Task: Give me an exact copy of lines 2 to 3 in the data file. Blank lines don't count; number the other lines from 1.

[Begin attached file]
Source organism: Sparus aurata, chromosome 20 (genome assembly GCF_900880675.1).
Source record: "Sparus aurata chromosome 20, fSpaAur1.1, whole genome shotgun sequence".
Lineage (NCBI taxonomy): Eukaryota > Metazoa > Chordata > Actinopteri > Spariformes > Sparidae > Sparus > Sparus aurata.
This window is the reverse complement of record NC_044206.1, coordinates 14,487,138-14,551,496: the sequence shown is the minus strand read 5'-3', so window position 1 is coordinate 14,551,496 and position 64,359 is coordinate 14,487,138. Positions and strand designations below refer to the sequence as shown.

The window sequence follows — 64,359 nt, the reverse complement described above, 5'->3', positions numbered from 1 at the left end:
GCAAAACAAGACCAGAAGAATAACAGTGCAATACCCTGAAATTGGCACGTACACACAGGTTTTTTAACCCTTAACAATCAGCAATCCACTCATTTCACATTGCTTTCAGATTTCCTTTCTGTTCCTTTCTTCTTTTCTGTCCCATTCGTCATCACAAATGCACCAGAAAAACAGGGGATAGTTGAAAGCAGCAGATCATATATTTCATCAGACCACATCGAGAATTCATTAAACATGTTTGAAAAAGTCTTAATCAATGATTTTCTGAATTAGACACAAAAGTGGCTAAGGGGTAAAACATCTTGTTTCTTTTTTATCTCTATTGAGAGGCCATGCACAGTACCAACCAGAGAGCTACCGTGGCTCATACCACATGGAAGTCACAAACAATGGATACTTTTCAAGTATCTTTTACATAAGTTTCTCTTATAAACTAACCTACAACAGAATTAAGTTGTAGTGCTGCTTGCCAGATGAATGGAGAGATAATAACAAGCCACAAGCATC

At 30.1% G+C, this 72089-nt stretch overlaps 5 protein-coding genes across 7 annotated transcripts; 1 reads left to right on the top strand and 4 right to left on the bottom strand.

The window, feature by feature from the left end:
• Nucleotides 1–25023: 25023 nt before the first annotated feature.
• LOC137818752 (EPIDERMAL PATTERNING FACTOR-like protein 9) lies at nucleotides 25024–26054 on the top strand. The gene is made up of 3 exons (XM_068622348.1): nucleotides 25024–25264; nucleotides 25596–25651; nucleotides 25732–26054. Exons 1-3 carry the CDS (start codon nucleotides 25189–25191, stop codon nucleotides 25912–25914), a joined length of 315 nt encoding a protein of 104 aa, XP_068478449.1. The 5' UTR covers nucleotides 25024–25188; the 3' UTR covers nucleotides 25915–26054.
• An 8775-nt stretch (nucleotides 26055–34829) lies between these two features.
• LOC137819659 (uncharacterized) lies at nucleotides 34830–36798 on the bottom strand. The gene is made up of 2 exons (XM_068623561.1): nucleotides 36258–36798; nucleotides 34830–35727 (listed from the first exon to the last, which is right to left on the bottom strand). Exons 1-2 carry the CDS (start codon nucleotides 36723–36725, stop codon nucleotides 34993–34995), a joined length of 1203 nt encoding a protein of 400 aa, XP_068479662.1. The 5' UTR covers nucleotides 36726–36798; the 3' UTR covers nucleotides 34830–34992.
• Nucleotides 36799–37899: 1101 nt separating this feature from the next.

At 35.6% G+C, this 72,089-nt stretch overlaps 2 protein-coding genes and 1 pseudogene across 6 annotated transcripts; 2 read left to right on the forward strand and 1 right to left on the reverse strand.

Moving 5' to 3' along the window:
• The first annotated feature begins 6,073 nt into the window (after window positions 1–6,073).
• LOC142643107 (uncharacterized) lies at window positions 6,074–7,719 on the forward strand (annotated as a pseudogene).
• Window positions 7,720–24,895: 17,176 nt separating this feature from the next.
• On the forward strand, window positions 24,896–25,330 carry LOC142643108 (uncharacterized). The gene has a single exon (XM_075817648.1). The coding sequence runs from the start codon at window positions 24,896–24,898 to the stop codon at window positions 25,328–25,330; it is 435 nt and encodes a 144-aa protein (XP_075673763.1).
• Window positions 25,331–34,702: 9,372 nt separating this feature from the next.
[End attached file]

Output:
Source record: "Sparus aurata chromosome 20, fSpaAur1.1, whole genome shotgun sequence".
Lineage (NCBI taxonomy): Eukaryota > Metazoa > Chordata > Actinopteri > Spariformes > Sparidae > Sparus > Sparus aurata.